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Students accessing Indigenous self-identification mechanism

More than 100 students with Indigenous ancestry have chosen to self-identify to the university within the first few months of the launch of a new mechanism in the SOLUS student information system.

"Four Directions Aboriginal Students Centre Welcome Back Barbecue"
The annual Welcome Back Barbecue held in September at the Four Directions Aboriginal Student Centre was attended by students, faculty, staff and community members. (Photo by Candice Pinto)

Self-identifying provides students with the opportunity to become part of the Aboriginal community at Queen’s, practice and/or learn more about their culture, and access resources like tutoring services, scholarships, cultural workshops, and on-campus Elders.

Some students choose to self-identify to the university during the application process, but until now, that has been the only time they can formally do so. This voluntary and confidential mechanism, comprising five questions, also gives Indigenous students the opportunity to consent to being contacted by an Indigenous student services staff member. To date, almost 60 students have requested outreach.

Vanessa McCourt, Aboriginal Advisor at Four Directions, says she is connecting with students from several faculties and schools.

“We’re seeing a lot more graduate and professional students self-identifying who we otherwise may not have known about,” says Ms. McCourt. “Many students, especially graduate students, may have had to leave an Indigenous community at their previous school, and come to Queen’s without a connection or way to form those communities here. By self-identifying, and receiving resources like the Four Directions E-Newsletter, students are able to foster those new relationships here at Queen’s. I am also in touch with some distance students who are accessing services and supports.”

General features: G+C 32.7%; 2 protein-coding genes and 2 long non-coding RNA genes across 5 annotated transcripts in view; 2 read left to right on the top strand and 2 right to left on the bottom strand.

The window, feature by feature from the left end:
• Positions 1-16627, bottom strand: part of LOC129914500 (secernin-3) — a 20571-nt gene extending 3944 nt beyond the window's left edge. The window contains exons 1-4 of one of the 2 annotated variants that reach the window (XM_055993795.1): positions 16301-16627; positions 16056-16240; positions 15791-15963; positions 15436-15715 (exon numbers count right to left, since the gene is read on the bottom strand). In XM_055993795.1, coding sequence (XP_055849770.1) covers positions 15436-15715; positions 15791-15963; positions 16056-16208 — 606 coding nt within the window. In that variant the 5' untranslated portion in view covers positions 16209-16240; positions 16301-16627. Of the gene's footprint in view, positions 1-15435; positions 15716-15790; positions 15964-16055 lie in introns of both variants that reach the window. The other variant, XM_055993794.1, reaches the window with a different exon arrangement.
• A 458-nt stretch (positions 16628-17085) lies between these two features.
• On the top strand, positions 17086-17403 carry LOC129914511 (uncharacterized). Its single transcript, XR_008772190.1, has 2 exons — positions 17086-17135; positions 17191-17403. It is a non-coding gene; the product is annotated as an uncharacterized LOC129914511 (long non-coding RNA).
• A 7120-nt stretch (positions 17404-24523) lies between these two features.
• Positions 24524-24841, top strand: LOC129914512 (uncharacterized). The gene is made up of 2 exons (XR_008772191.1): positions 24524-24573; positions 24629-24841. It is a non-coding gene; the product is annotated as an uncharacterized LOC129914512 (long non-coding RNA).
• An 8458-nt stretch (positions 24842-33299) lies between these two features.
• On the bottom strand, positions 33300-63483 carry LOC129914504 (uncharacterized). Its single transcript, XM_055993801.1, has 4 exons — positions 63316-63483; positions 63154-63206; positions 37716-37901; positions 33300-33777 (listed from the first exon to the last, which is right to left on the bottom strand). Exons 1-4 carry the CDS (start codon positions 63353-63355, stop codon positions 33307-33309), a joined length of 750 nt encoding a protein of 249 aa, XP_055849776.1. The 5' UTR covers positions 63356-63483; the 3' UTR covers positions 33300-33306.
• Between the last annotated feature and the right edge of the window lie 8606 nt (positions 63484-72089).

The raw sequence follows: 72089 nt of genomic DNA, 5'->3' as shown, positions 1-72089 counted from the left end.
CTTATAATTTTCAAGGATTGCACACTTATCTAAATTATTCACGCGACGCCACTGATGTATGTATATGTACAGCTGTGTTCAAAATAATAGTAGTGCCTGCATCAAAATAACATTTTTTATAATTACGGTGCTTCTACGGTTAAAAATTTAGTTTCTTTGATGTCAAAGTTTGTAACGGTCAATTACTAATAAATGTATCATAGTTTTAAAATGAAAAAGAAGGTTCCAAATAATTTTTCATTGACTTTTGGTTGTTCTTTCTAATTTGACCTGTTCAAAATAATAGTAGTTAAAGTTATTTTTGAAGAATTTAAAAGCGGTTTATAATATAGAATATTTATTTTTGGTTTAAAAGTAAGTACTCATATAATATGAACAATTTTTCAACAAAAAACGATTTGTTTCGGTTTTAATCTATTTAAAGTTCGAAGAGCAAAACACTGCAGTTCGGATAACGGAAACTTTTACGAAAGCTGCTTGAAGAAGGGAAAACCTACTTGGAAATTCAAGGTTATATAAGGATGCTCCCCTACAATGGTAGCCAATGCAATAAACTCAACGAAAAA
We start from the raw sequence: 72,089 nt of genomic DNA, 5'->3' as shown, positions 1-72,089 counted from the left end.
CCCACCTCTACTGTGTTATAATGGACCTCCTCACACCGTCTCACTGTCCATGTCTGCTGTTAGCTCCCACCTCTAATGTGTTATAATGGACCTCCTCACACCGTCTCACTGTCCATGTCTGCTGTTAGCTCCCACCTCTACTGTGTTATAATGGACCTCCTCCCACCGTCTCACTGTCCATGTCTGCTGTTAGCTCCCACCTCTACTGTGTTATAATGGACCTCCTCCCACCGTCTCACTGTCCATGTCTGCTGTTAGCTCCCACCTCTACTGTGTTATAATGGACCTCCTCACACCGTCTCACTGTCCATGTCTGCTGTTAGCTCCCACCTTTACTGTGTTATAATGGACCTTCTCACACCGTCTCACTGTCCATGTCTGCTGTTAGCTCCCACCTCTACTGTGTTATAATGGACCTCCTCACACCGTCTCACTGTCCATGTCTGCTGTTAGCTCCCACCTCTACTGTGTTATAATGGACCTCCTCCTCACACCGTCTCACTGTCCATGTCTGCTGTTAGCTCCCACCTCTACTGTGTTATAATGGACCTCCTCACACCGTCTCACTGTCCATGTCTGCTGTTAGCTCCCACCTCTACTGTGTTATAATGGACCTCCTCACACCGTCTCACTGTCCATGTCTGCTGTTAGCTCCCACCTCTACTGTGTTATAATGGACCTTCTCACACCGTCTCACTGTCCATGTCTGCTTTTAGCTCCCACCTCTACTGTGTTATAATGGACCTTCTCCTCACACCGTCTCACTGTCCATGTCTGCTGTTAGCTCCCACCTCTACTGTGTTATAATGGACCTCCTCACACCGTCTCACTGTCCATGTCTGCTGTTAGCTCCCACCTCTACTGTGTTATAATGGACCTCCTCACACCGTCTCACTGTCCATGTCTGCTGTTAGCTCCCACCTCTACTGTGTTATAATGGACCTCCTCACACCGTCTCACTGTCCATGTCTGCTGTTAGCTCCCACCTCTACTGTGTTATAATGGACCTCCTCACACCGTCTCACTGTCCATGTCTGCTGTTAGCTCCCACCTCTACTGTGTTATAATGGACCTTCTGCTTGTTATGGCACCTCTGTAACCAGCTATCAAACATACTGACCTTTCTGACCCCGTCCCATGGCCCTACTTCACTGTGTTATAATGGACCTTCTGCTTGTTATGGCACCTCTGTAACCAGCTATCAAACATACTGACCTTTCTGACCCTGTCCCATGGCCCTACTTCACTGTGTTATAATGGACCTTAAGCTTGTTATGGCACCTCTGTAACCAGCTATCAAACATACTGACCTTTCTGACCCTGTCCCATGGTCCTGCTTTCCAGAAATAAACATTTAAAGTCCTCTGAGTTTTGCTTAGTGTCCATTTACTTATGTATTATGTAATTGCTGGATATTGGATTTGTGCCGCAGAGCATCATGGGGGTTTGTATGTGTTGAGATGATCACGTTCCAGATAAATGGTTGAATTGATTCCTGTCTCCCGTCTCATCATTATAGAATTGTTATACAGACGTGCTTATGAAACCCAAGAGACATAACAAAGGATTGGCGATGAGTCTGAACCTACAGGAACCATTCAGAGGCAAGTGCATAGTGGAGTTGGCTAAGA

The mechanism is being promoted across campus through posters, the distribution of bookmarks and brochures, on social media and an on-line hub of information. A new video and poster series also launched this month. In the video, Indigenous students and recent grads talk about why they choose to self-identify.

“I’ve never not self-identified. It has made me more comfortable with myself,” says Taylor Bluhm (NSc’18). “It’s nice to talk to people who are going through the same things as you are. If I ever have a question about absolutely anything, Four Directions is always there to help answer my questions.”  

“I wouldn’t have gotten involved with so many things if I didn’t self-identify,” adds Thomas Dymond (Meds’20). “Students unions, different projects, and ultimately jobs, that all came from getting involved, getting to know people, and being a part of a community.”

The mechanism was developed with funding from the Ontario Ministry of Advanced Education and Skill Development’s Targeted Initiatives Fund. This month, Ms. McCourt and Paul Pearsall, Associate University Registrar (Student Information Systems), are presenting at a national post-secondary systems conference about the mechanism, its development, and the results to date.

The text used for the mechanism was developed by a student-led project team, and included a campus-wide consultation with students, faculty members, staff and other institutions to come up with a set of optional questions that aims to encourage self-identification. The application was designed and implemented by the Enterprise Solutions Peoplesoft team in the Office of the University Registrar. 

To learn more about Indigenous self-identification at Queen’s, visit queensu.ca/fdasc/self-identify